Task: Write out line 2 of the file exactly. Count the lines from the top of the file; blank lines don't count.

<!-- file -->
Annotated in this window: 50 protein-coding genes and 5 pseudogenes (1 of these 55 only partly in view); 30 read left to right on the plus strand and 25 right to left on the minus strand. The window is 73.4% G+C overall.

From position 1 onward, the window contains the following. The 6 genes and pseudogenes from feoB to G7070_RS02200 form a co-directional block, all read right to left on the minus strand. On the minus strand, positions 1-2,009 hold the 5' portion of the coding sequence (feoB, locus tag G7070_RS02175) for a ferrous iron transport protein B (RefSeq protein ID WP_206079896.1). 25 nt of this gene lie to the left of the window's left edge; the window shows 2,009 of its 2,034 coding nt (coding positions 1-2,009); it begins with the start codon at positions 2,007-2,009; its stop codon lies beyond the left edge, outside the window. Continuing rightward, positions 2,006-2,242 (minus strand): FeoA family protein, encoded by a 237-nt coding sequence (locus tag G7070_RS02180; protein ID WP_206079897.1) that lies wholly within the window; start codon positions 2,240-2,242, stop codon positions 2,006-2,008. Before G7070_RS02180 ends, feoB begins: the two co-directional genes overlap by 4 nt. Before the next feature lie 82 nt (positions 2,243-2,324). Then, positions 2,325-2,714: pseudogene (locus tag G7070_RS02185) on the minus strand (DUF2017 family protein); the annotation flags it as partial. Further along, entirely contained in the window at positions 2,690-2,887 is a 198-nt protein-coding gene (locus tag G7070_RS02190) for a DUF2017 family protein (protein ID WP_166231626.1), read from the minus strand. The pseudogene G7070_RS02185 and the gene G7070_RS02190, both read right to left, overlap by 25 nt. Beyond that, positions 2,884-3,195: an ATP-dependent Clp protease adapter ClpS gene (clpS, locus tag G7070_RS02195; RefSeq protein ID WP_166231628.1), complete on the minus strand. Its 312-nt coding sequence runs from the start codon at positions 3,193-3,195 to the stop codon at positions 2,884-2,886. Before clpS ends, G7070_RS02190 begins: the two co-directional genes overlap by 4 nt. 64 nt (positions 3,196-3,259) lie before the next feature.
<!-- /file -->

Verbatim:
From position 1 onward, the window contains the following. The 6 genes and pseudogenes from feoB to G7070_RS02200 form a co-directional block, all read right to left on the minus strand. On the minus strand, positions 1-2,009 hold the 5' portion of the coding sequence (feoB, locus tag G7070_RS02175) for a ferrous iron transport protein B (RefSeq protein ID WP_206079896.1). 25 nt of this gene lie to the left of the window's left edge; the window shows 2,009 of its 2,034 coding nt (coding positions 1-2,009); it begins with the start codon at positions 2,007-2,009; its stop codon lies beyond the left edge, outside the window. Continuing rightward, positions 2,006-2,242 (minus strand): FeoA family protein, encoded by a 237-nt coding sequence (locus tag G7070_RS02180; protein ID WP_206079897.1) that lies wholly within the window; start codon positions 2,240-2,242, stop codon positions 2,006-2,008. Before G7070_RS02180 ends, feoB begins: the two co-directional genes overlap by 4 nt. Before the next feature lie 82 nt (positions 2,243-2,324). Then, positions 2,325-2,714: pseudogene (locus tag G7070_RS02185) on the minus strand (DUF2017 family protein); the annotation flags it as partial. Further along, entirely contained in the window at positions 2,690-2,887 is a 198-nt protein-coding gene (locus tag G7070_RS02190) for a DUF2017 family protein (protein ID WP_166231626.1), read from the minus strand. The pseudogene G7070_RS02185 and the gene G7070_RS02190, both read right to left, overlap by 25 nt. Beyond that, positions 2,884-3,195: an ATP-dependent Clp protease adapter ClpS gene (clpS, locus tag G7070_RS02195; RefSeq protein ID WP_166231628.1), complete on the minus strand. Its 312-nt coding sequence runs from the start codon at positions 3,193-3,195 to the stop codon at positions 2,884-2,886. Before clpS ends, G7070_RS02190 begins: the two co-directional genes overlap by 4 nt. 64 nt (positions 3,196-3,259) lie before the next feature.